- The ACLU and its affiliates have conducted fact-finding tours in the affected Gulf Coast states and they are working with other advocates to ensure that civil liberties and human rights concerns are addressed, including those related to housing, education, voting and racial profiling.
- In Mississippi, the ACLU is representing displaced students from New Orleans who were singled out for harsh discipline by officials at a local high school. The ACLU of Mississippi also helped to stop the eviction of Katrina refugees and is battling dragnet drug sweeps of FEMA camps.
- In Louisiana, the ACLU has filed numerous official requests regarding the evacuation of prisoners during the storm and has called for an end to racial profiling and disparate treatment of Katrina refugees. An extensive voting rights initiative helped thousands of displaced persons from Orleans Parish gain access to the ballot box during recent elections.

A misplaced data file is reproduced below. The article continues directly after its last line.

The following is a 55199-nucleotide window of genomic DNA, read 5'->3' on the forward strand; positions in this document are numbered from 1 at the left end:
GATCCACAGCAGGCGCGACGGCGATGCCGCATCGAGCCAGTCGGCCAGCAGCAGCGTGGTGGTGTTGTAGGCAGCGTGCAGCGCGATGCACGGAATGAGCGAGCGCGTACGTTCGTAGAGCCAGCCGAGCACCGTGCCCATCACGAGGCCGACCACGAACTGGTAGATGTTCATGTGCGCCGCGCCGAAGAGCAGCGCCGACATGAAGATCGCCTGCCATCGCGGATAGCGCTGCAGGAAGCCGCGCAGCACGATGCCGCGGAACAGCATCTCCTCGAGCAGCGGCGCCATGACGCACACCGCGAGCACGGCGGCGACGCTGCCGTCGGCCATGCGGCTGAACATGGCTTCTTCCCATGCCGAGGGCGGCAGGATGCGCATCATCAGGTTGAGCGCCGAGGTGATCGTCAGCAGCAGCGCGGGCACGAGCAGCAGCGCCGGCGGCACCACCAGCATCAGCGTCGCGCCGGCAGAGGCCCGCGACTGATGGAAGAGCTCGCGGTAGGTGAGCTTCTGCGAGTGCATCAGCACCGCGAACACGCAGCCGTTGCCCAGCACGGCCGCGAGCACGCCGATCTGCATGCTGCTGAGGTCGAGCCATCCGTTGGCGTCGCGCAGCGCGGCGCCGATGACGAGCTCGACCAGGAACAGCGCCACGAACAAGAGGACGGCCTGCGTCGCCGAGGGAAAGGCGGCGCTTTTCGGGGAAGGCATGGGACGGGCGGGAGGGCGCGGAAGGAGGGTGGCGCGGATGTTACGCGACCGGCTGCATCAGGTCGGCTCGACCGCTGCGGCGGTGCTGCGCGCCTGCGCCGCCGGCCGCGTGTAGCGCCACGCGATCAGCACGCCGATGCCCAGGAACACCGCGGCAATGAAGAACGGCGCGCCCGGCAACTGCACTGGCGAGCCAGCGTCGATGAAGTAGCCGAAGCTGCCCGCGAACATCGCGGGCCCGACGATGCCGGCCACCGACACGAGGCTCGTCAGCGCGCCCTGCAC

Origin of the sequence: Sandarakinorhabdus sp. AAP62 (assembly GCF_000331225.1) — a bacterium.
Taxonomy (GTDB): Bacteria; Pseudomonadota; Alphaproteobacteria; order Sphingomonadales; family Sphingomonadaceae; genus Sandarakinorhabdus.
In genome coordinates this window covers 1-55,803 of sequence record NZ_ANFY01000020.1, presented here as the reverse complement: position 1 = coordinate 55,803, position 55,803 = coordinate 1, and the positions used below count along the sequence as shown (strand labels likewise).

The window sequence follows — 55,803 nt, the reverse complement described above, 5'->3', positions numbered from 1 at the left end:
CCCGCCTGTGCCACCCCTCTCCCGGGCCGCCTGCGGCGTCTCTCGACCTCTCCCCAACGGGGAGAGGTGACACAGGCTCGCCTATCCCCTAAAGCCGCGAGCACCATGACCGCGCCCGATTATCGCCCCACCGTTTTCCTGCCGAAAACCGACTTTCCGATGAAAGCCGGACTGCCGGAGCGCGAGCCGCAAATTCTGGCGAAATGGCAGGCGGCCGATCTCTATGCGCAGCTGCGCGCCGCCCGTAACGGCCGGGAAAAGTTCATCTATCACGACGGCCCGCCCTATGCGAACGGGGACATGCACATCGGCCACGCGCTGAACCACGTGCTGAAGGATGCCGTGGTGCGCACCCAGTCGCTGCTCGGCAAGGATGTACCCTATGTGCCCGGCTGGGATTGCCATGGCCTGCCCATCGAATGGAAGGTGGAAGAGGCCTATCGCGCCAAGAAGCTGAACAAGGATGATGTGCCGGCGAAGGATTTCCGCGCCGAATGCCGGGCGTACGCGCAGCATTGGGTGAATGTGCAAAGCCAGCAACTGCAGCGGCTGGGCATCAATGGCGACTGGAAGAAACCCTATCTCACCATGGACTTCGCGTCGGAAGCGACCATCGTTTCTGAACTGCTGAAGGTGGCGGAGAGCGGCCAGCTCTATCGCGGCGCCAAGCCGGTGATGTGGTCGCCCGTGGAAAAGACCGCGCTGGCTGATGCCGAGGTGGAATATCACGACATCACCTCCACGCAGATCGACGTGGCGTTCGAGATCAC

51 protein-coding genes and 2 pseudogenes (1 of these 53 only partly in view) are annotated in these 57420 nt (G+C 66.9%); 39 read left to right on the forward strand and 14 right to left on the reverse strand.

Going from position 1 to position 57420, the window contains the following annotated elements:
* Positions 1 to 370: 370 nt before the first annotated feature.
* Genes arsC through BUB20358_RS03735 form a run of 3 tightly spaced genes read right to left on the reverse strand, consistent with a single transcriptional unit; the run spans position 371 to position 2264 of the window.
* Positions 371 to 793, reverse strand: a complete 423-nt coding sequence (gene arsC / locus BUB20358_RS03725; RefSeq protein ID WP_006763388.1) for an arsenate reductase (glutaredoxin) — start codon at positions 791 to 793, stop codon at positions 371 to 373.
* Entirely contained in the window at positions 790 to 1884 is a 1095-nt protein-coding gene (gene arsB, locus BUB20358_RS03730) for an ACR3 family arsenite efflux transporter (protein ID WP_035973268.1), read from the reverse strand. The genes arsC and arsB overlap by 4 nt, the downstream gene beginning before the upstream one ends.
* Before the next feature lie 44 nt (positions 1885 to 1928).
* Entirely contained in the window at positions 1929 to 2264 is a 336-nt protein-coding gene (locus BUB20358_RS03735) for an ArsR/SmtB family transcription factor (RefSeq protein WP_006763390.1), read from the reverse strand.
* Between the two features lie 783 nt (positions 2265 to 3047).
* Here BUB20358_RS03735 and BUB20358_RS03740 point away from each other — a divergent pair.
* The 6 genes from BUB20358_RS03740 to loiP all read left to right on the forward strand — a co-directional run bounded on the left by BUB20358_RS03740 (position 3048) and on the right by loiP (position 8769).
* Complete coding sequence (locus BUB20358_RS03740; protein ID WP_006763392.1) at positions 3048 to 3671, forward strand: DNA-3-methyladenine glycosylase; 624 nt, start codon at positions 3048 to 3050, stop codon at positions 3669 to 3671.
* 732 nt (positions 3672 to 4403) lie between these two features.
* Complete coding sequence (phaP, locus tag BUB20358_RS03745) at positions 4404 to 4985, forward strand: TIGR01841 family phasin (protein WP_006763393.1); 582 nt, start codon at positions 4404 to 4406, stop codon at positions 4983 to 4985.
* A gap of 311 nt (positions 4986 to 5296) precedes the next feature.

At a news conference in Mississippi August 29 commemorating the Katrina anniversary, ACLU human rights attorney Chandra Bhatnagar said, “We are here to deliver one simple message loud and clear, human rights begin at home.”
In the days following Hurricane Katrina’s landfall in New Orleans, the pre-trial detainees and prisoners in Orleans Parish Prison were abandoned by correctional staff, and were left in unsafe and unhealthy conditions without food, water, power, or sanitation. The haphazard evacuation that followed was the result of the Orleans Parish Criminal Sheriff’s failure to devise and implement an evacuation plan. The ACLU has collected over 1,000 first-hand accounts of what happened to these individuals, and is working with local and national organizations to give these people a voice. The ACLU is evaluating litigation and policy options for redressing the injuries suffered by these individuals, and addressing the ongoing problems faced by those who are once again residing in Orleans Parish Prison.